Long Dark Matter Halo Found Around Ancient Dwarf Galaxy by Astronomers

Long Dark Matter Halo Found Around Ancient Dwarf Galaxy by Astronomers

Numerous dwarf galaxies that are believed to be remnants of the universe’s very first galaxies encircle the Milky Way. Tucana II, an ultrafaint dwarf galaxy that is around 50 kiloparsecs, or 163,000 light years, from Earth, is one of the most ancient of these galactic relics.

In a configuration that is unexpectedly far from Tucana II’s center but is yet drawn in by its gravitational pull, MIT astronomers have now found stars at the galaxy’s periphery.

This is the first proof that Tucana II contains a long dark matter halo, an area of gravitationally bound matter that the researchers predicted to be three to five times more massive than previous estimates.

This finding of distant stars in an old dwarf galaxy suggests that the early galaxies in the universe were probably much more massive and stretched than previously imagined.

“Tucana II has a lot more mass than we thought, in order to bound these stars that are so far away,” says MIT graduate student Anirudh Chiti. “This means that other relic first galaxies probably have these kinds of extended halos too.”

The scientists also discovered that Tucana II’s outer stars are more primitive than the galaxy’s central stars. This is the first instance of such a star imbalance in a dwarf galaxy that is extremely dim.

The ancient galaxy may have been created by one of the universe’s first mergers of two young galaxies, one of which was somewhat less primitive than the other, according to its unusual structure.

“We may be seeing the first signature of galactic cannibalism,” says Anna Frebel, the Silverman Family Career Development Associate Professor of Physics at MIT. “One galaxy may have eaten one of its slightly smaller, more primitive neighbors, that then spilled all its stars into the outskirts.”

Frebel, Chiti, and their colleagues have published their results today in Nature Astronomy.

Tucana II has a lot more mass than we thought, in order to bound these stars that are so far away. This means that other relic first galaxies probably have these kinds of extended halos too.

Anirudh Chiti

Not-so-wimpy galaxies

Based on the amount of metal in its stars, Tucana II is one of the oldest known dwarf galaxies. Low metal content stars probably created extremely early, before the cosmos began to produce heavy elements.

Tucana II was the most chemically basic of the known ultrafaint dwarf galaxies since astronomers had previously discovered a few stars near the galaxy’s core with a very low metal content.

Chiti and Frebel pondered the possibility that the old galaxy might include more, even older stars that could provide information on how the universe’s first galaxies came into being. They gathered observations of Tucana II using the SkyMapper Telescope, an optical ground-based telescope in Australia that captures expansive views of the southern sky, in order to put their theory to the test.

To find primitive, metal-poor stars outside of the galaxy’s core, the scientists used an image filter on the telescope. The scientists used an algorithm created by Chiti to efficiently identify low metal content stars, including the previously reported stars at the galactic center and nine new stars that were located far farther from the galactic core.

“Ani’s analysis shows a kinematic conection, that these far-out stars move in lockstep with the inner stars, like bathwater going down the drain,” Frebel adds.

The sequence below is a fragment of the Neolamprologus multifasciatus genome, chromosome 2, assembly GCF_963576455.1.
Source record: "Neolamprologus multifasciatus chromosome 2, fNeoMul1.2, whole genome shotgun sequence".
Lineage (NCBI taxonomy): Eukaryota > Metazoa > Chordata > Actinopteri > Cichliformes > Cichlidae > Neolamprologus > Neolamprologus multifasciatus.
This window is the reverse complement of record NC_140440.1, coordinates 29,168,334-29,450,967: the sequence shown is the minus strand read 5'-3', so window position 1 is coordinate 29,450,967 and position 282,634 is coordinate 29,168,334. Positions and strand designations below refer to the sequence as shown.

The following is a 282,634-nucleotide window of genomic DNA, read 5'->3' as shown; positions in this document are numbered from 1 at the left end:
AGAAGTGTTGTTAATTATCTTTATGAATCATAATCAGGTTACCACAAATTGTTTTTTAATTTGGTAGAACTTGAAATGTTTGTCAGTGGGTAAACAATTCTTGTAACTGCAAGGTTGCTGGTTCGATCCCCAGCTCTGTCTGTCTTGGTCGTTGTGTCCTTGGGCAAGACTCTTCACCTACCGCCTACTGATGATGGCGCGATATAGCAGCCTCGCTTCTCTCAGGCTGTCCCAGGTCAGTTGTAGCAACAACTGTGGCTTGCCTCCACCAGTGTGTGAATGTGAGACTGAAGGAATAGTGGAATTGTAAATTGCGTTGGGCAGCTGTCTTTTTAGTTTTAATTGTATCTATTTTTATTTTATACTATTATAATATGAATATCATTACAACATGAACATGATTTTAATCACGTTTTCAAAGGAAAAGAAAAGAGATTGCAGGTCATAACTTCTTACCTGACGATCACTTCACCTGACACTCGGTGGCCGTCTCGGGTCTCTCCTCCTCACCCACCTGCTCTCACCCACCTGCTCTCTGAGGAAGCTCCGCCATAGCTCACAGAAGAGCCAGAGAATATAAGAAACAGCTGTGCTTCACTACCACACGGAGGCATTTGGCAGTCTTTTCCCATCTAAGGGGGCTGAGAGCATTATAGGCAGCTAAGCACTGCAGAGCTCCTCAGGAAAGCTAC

The findings imply that for Tucana II to maintain a gravitational hold on these far-off stars, it must have an extended dark matter halo that is three to five times more massive than previously assumed.

More than 85% of the universe is assumed to be made up of dark matter, a hypothetical kind of stuff. Every galaxy is believed to be held together by a small concentration of dark matter, known as a halo.

“Without dark matter, galaxies would just fly apart,” Chiti. says. “Dark matter is a crucial ingredient in making a galaxy and holding it together.”

The team’s findings provide the first concrete proof that a dim dwarf galaxy may support a substantial dark matter halo.

“This probably also means that the earliest galaxies formed in much larger dark matter halos than previously thought,” Frebel says. “We have thought that the first galaxies were the tiniest, wimpiest galaxies. But they actually may have been several times larger than we thought, and not so tiny after all.”

“A cannibalistic history”

Following up on their first findings, Chiti and Frebel observed Tucana II using the Chilean Magellan Telescopes. The scientists utilized Magellan to narrow in on the galaxy’s metal-poor stars and determine their relative metallicities. They found that the outer stars were three times more metal-poor than the central stars, making them more primordial.

“This is the first time we’ve seen something that looks like a chemical difference beween the inner and outer stars in an ancient galaxy,” Chiti says.

An early galactic merger, in which a small galaxy probably among the first generation of galaxies to originate in the cosmos absorbed another neighboring galaxy, may be a possible explanation for the imbalance. Despite the fact that the cosmos is currently experiencing ongoing galactic cannibalism, it was previously unknown whether early galaxies had fused in a similar manner.

“Tucana II will eventually be eaten by the Milky Way, no mercy,” Frebel says. “And it turns out this ancient galaxy may have its own cannibalistic history.”

In order to find even older, more distant stars, the team intends to utilize their method to observe other ultradim dwarf galaxies in the Milky Way’s neighborhood.

“There are likely many more systems, perhaps all of them, that have these stars blinking in their outskirts,” Frebel says.

This research was supported in part by NASA and the National Science Foundation.